Certifications are extra important for pillows because there’s so much potential for a pillow to contain synthetic materials, harsh chemicals, and to be greenwashed.
If a pillow is being sold as ‘natural’ or ‘organic’ but doesn’t have any credible certification, move onto another company. These terms are often used to make a synthetic product sound better than it is and to command a higher price.
Find out more about the most important green certifications for pillows here.
Allergies and sensitivities
Natural and organic pillows are typically a great choice for anyone with allergies to dust mites because the natural materials usually offer unfavorable conditions for these critters.
Unlike polyester pillows, kapok, wool, cotton, hemp, and latex are all breathable and support thermoregulation. This means they can absorb and disperse heat and moisture, which prevents the kind of humidity and retained heat dust mites thrive on.
If you have a specific allergy to latex, wool, down or feathers, it’s definitely best to just avoid these materials for pillows. That said, because these types of stuffing are so useful and comfortable, you’ll want to be sure the material itself is the cause of the allergy symptoms. Often, symptoms arise because of toxic chemicals, such as formaldehyde, used to manufacture pillows and other bedding, not because of an actual allergy to, say, wool.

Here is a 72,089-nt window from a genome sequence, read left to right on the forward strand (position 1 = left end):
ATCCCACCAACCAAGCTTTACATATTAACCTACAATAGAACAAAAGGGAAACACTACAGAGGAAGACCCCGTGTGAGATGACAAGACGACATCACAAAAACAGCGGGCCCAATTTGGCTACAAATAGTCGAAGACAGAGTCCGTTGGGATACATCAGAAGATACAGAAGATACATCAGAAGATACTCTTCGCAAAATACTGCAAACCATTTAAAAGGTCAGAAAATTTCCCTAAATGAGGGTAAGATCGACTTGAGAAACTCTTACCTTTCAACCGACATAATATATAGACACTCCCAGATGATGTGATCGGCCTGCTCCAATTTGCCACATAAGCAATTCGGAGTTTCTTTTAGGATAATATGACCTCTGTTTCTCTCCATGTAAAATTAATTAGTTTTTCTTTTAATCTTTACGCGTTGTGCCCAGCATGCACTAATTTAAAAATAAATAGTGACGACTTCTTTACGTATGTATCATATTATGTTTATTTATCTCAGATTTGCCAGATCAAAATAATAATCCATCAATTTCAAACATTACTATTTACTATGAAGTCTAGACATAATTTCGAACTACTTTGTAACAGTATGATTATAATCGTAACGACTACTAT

If you’re looking for a down or feather pillow, check for the NOMITE seal or at least a tight weave and high thread count case. Or, if you already have a down or feather pillow, consider getting a dust mite proof pillow protector, not because down or feathers harbor mites at higher rates but because these covers prevent down and feathers from poking out of the pillow.
One additional factor you’ll want to consider when choosing a pillow is its capacity for adjustment. Some pillows have a zipper closure that lets you remove or add fill to adjust the height and firmness of the pillow.
Adjustable pillows usually have fill such as:
- Shredded latex
- Buckwheat or millet
You may find some pillows with a blend of different fills, such as kapok and shredded latex. I’m a huge fan of this kind of pillow, as well as buckwheat pillows.